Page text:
(The Sky Trilogy #1)
When Hugh wakes up in a smoldering crater—no memory, no clothes—a single thought echoes in his head…trust no one. Frightened and alone, with no memory of who he is, he stumbles upon a grisly murder scene and is fatally shot. He wakes, only to find he can heal himself. He has superpowers, and he’s going to need them.
Desperate and bleeding, Hugh stumbles upon fifteen-year-old Cece, who’s got enough troubles of her own. Between caring for her bipolar mother and trying not to get evicted from her run-down trailer, Cece may be the only person struggling as much as Hugh. Drawn to Hugh, Cece finds a love she’s never known. But when the real killer—a man-hunting beast—chooses another victim, Hugh and Cece realize they must unlock the clues to their past if they have any chance at a future.
Eye’s Ever to The Sky tells the story of Cecelia “Cece” Acha, a 15-year-old girl living in a rundown trailer park with her bipolar/hoarding mother, and Hugh, a mysterious boy who wakes up naked in the bottom of a crater with no idea who he is; all he remembers is his name and the image of him standing near a strange, cylindrical structure.
Soon after a series of mysteriously gruesome murders begin occurring, a chance meeting in an alley leads Cece and Hugh into a dangerous romance as things from Hugh’s unknown past begin showing up and the secrets of who he really is threaten to tear them apart forever.
Going into this story, I was excited. I’d heard good things about Katie French’s other book “The Breeders” and was eager to see what else this self-published author had come up with.
Can I just take a moment to say that self-publishing rocks? Think about it, you go out and write this book and promote it all on your own, all by yourself, then when you get famous, it’s all like.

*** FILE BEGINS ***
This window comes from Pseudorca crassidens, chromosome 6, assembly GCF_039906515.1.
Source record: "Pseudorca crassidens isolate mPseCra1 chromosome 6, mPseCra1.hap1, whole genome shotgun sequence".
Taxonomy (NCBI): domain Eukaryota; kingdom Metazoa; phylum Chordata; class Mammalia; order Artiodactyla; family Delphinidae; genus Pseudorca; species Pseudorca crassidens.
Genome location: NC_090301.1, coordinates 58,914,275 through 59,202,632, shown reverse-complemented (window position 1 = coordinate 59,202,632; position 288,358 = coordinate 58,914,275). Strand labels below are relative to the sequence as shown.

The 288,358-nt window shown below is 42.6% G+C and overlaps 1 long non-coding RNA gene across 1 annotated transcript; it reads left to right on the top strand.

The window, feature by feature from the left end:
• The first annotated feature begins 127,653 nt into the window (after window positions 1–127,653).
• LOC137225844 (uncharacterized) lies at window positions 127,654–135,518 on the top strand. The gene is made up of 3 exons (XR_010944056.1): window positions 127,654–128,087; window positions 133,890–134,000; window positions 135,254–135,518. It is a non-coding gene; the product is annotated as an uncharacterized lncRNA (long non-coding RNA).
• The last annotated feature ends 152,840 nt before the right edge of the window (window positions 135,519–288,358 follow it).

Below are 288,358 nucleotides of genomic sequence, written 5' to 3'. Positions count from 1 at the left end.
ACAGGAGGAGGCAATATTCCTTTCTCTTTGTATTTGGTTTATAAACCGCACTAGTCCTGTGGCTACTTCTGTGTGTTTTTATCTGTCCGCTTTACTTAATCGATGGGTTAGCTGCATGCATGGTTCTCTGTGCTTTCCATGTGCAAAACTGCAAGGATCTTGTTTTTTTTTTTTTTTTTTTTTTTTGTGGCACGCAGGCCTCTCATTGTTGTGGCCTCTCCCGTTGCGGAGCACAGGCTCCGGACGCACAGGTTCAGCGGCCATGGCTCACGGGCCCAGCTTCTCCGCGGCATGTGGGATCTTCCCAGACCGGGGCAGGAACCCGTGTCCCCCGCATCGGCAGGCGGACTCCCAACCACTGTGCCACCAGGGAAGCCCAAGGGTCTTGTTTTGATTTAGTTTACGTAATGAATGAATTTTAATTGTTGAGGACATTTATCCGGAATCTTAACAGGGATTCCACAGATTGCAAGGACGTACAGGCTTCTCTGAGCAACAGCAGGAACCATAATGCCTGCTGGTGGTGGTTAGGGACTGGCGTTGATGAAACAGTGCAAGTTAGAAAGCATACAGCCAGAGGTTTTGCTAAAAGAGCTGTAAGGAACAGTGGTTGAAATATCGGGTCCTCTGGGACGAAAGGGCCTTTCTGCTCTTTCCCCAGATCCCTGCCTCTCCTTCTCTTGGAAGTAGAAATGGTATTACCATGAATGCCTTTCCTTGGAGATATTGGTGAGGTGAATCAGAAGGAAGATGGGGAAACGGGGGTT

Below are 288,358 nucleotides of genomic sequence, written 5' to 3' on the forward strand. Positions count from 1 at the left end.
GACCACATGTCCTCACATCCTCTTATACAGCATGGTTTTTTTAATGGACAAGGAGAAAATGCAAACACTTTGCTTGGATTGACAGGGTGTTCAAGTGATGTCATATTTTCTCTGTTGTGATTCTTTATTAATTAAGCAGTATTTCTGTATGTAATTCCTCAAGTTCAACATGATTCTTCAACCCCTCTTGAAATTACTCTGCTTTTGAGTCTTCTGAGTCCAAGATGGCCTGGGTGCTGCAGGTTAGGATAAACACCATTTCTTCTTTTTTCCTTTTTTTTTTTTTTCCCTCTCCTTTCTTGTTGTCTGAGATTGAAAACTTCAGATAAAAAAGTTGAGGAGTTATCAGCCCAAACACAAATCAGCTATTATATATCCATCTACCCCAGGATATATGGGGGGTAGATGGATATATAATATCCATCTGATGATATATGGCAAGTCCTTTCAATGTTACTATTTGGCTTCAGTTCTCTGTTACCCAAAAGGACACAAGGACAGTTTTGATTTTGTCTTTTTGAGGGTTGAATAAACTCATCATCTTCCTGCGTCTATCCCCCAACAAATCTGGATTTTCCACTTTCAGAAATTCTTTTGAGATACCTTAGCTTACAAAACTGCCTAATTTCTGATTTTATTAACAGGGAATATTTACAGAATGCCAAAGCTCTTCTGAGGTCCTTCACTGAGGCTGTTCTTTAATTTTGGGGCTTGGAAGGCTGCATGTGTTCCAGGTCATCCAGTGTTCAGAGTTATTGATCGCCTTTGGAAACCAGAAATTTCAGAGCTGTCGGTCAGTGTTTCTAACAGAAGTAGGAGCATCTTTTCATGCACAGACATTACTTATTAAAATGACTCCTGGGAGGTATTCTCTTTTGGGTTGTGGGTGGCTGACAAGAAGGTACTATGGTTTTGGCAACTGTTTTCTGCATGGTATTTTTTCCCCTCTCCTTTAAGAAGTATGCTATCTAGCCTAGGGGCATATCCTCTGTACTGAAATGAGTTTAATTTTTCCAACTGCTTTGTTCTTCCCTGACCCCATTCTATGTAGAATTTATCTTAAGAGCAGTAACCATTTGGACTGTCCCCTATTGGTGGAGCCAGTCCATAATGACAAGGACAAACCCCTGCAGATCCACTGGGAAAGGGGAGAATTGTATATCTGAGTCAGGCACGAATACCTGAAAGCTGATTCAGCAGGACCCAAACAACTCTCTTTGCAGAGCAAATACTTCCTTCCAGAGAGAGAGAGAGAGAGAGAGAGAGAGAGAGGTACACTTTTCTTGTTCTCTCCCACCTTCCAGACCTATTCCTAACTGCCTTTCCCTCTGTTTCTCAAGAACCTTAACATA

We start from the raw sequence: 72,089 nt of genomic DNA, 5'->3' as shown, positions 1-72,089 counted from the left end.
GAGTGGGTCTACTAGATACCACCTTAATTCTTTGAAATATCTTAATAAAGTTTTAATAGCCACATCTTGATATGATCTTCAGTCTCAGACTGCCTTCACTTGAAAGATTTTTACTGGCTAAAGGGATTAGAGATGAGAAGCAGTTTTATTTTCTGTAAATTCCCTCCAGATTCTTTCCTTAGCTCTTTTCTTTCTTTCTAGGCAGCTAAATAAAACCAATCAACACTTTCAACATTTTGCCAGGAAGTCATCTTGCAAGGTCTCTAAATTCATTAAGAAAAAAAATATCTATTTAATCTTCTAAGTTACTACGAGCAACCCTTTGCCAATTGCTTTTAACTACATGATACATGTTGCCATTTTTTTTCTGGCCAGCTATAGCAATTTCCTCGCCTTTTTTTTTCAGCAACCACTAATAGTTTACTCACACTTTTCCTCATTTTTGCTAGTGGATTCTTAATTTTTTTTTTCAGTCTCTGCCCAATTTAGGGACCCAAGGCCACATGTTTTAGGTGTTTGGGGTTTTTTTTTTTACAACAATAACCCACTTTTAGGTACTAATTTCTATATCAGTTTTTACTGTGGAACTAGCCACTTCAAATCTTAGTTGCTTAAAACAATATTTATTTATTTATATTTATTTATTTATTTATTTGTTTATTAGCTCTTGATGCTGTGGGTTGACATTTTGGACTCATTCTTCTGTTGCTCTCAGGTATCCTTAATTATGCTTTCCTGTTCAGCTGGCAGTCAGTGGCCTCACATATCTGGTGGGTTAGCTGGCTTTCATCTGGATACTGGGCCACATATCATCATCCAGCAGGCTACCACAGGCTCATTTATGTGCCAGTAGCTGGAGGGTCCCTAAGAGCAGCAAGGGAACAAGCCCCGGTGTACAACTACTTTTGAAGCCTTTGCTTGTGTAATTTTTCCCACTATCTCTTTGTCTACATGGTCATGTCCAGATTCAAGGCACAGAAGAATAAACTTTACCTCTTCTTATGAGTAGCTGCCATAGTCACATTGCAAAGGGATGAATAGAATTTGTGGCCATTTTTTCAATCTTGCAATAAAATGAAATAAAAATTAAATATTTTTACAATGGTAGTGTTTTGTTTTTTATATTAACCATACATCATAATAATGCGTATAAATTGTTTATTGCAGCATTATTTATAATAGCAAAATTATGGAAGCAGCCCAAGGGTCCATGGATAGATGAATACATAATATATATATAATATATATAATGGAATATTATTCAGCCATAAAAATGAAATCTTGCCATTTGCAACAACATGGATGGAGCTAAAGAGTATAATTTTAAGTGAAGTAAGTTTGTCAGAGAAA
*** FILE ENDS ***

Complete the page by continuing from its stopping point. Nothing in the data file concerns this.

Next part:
“Yeah suckers, you know you jealous……”
Seriously, when I finally decide to write that epic novel I’ve been waiting to write for the last half of my life (I been busy, ok?) I’m like, totes gonna self-publish.
Eyes Ever to The Sky is told from a third-person perspective, switching between Hugh, Cece, and several other side characters’ points-of-view.
I’m honestly kind of torn. On the one hand, I really liked switching between the different character perspectives. It added new insight to the novel, which made it all the more entertaining. On the other hand, when it came to Cece and Hugh’s POV’s I really wish it had been told in the first-person. The reason being that I had a really difficult time becoming attached to either of them.
I felt that both Hugh and Cece were very shallow characters, each lacking that certain emotional depth that makes a book more than just a fun read. Cece especially bothered me. I felt like she had been made out to be this level-headed teen struggling to work while caring for her insane mom, but her actions spoke otherwise. For example, there came a time in the book when she took Hugh over to her home/trailer not too long after she’d first met him. It went something like this:
“Then again, girls who let random boys into their bedrooms when their parents weren’t home ended up on Dateline with actors portraying their last hours alive.” (page 77)